Deepwater Culture

The Deepwater Culture (DWC)  is the easiest method for growing plants with hydroponics. In a Deepwater Culture hydroponic system, the roots are suspended in a nutrient solution. An aquarium air pump oxygenates the nutrient solution, this keeps the roots of the plants from drowning. Light is carefully controlled to prevent algae which can wreak havoc on your system.

DWC is an excellent choice for organic hydroponics, as hydroponics systems that use organic nutrients are more prone to clogs.

Nutrient Film Technique

Nutrient Film Technique, or NFT, is a type of hydroponic system best for cannabis cultivation where a continuous flow of nutrient solution runs over the plants roots. This type of setup is on a slight angle so that the nutrient solution flows with gravity

This type of system works well because the roots of a plant absorb more oxygen from the air than from the nutrient solution itself. Since only the tips of the roots come in contact with the nutrient solution, the plant is able to get more oxygen which facilitates a faster rate of growth.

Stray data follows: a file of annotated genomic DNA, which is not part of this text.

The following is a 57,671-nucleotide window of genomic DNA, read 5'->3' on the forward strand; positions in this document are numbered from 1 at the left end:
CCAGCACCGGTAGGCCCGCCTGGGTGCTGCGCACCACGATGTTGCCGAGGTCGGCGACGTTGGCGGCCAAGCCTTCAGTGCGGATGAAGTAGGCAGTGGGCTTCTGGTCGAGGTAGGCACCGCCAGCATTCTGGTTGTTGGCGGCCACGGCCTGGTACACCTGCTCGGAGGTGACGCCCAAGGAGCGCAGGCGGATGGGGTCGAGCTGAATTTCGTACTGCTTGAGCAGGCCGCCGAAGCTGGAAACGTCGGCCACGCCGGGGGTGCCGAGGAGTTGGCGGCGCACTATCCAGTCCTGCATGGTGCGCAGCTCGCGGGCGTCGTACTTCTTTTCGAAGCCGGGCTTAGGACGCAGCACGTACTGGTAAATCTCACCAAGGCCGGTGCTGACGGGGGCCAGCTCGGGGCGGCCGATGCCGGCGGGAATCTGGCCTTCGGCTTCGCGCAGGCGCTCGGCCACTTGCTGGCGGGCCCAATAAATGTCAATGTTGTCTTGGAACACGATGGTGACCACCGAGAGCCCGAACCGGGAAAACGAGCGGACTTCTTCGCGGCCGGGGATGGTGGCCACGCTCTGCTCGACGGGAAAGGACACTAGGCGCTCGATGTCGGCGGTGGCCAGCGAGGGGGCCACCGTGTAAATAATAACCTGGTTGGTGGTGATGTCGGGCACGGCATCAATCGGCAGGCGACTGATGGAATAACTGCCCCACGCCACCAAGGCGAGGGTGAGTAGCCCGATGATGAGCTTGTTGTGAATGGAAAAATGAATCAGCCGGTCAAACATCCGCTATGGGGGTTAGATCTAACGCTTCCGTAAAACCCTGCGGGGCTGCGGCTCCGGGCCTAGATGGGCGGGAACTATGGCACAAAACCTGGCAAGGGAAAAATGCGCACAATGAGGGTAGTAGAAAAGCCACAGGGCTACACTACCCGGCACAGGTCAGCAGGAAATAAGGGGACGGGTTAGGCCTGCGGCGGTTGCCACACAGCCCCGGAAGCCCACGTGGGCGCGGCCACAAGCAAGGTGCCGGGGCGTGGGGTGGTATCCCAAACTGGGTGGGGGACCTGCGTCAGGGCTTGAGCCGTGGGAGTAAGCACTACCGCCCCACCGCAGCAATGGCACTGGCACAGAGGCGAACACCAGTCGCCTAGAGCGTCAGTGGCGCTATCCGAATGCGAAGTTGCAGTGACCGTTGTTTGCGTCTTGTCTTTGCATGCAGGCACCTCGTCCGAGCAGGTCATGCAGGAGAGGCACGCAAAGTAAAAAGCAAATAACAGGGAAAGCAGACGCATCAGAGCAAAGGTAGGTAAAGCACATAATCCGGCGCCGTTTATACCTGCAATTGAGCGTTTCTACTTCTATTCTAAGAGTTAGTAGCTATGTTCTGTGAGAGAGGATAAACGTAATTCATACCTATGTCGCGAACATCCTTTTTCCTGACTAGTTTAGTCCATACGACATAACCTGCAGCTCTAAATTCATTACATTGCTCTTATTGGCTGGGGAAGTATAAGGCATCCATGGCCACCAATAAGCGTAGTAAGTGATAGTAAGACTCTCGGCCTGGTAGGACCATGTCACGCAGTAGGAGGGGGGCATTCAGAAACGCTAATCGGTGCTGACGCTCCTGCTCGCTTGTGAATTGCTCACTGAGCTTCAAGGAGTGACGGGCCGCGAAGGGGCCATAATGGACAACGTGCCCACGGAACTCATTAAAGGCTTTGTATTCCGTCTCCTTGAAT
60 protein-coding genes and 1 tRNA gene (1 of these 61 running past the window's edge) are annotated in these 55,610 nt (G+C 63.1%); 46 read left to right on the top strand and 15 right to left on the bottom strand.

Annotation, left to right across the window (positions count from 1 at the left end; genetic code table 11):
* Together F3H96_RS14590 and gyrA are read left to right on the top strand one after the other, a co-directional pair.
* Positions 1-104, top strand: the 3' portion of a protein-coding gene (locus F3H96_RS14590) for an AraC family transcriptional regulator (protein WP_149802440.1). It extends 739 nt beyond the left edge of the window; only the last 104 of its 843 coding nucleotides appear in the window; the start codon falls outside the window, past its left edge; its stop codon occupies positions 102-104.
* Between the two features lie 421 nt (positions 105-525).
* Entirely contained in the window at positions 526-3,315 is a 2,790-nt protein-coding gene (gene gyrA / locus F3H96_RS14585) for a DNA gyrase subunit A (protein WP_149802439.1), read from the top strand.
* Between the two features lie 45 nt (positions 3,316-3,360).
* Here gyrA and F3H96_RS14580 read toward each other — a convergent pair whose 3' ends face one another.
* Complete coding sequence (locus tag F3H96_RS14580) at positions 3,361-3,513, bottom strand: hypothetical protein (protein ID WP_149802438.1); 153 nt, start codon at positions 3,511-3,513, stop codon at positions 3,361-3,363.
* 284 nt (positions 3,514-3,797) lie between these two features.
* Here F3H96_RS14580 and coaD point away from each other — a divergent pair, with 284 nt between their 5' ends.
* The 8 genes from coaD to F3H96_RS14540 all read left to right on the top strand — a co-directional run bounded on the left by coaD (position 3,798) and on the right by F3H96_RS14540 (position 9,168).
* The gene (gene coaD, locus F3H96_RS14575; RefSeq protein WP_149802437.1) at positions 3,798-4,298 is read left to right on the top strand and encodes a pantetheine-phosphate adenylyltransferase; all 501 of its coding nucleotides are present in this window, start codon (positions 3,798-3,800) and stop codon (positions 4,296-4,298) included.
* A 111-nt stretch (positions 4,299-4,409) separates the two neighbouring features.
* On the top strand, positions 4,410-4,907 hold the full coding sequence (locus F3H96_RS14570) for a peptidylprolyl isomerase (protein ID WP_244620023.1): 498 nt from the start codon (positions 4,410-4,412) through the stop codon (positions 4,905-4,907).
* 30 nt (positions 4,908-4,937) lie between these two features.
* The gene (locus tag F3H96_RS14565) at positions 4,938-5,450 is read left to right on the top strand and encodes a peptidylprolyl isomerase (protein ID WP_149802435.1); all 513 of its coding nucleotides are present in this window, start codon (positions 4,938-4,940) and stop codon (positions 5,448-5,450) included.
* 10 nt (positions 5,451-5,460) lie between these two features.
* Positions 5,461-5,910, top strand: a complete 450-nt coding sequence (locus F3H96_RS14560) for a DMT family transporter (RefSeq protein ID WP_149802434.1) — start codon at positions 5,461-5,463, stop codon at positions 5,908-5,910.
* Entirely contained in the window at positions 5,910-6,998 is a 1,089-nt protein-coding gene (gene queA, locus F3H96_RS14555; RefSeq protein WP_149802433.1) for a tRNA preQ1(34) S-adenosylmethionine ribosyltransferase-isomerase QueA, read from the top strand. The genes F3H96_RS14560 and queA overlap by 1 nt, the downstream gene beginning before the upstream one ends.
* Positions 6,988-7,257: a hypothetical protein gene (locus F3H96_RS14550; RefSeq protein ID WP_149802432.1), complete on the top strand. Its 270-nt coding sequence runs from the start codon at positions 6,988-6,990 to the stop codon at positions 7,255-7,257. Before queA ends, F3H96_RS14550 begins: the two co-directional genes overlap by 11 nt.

Aeroponics Systems

Aeroponics is a method by which the roots are sprayed with a liquid nutrient solution while suspended in the air. You can either use fine spray nozzle to mist the roots or use what’s called a pond fogger. This literally creates a fog- a thick cold mist of nutrients for the plants, like a rainforest canopy. With environmentally controlled hydroponic grow containers this can be a viable solution.